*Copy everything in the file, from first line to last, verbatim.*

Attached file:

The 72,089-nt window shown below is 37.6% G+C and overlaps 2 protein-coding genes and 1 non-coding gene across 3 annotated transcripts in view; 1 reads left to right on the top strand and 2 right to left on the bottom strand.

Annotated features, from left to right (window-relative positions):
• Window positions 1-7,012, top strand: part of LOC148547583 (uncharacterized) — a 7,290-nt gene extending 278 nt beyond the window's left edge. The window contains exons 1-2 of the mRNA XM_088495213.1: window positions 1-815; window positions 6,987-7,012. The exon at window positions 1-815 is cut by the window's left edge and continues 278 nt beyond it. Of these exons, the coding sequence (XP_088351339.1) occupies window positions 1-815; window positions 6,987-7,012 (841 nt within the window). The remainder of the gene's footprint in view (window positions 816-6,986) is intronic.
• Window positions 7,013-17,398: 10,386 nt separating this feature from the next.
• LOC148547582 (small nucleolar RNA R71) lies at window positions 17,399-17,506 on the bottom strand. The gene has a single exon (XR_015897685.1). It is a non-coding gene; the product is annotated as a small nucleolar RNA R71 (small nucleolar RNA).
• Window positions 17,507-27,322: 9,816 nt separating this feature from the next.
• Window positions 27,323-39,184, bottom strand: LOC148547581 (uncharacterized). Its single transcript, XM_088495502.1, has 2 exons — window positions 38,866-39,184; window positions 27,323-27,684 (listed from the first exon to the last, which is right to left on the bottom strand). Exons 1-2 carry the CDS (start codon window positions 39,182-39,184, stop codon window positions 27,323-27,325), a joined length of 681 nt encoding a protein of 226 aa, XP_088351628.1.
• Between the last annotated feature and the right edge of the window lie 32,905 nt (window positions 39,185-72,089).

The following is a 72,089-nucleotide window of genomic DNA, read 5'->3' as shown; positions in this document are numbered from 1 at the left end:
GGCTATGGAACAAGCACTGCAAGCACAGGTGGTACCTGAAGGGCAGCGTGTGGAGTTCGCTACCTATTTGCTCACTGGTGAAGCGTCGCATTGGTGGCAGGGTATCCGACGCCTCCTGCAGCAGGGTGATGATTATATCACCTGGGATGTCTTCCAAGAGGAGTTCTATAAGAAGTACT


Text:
The 72,089-nt window shown below is 37.6% G+C and overlaps 2 protein-coding genes and 1 non-coding gene across 3 annotated transcripts in view; 1 reads left to right on the top strand and 2 right to left on the bottom strand.

Annotated features, from left to right (window-relative positions):
• Window positions 1-7,012, top strand: part of LOC148547583 (uncharacterized) — a 7,290-nt gene extending 278 nt beyond the window's left edge. The window contains exons 1-2 of the mRNA XM_088495213.1: window positions 1-815; window positions 6,987-7,012. The exon at window positions 1-815 is cut by the window's left edge and continues 278 nt beyond it. Of these exons, the coding sequence (XP_088351339.1) occupies window positions 1-815; window positions 6,987-7,012 (841 nt within the window). The remainder of the gene's footprint in view (window positions 816-6,986) is intronic.
• Window positions 7,013-17,398: 10,386 nt separating this feature from the next.
• LOC148547582 (small nucleolar RNA R71) lies at window positions 17,399-17,506 on the bottom strand. The gene has a single exon (XR_015897685.1). It is a non-coding gene; the product is annotated as a small nucleolar RNA R71 (small nucleolar RNA).
• Window positions 17,507-27,322: 9,816 nt separating this feature from the next.
• Window positions 27,323-39,184, bottom strand: LOC148547581 (uncharacterized). Its single transcript, XM_088495502.1, has 2 exons — window positions 38,866-39,184; window positions 27,323-27,684 (listed from the first exon to the last, which is right to left on the bottom strand). Exons 1-2 carry the CDS (start codon window positions 39,182-39,184, stop codon window positions 27,323-27,325), a joined length of 681 nt encoding a protein of 226 aa, XP_088351628.1.
• Between the last annotated feature and the right edge of the window lie 32,905 nt (window positions 39,185-72,089).

The following is a 72,089-nucleotide window of genomic DNA, read 5'->3' as shown; positions in this document are numbered from 1 at the left end:
GGCTATGGAACAAGCACTGCAAGCACAGGTGGTACCTGAAGGGCAGCGTGTGGAGTTCGCTACCTATTTGCTCACTGGTGAAGCGTCGCATTGGTGGCAGGGTATCCGACGCCTCCTGCAGCAGGGTGATGATTATATCACCTGGGATGTCTTCCAAGAGGAGTTCTATAAGAAGTACT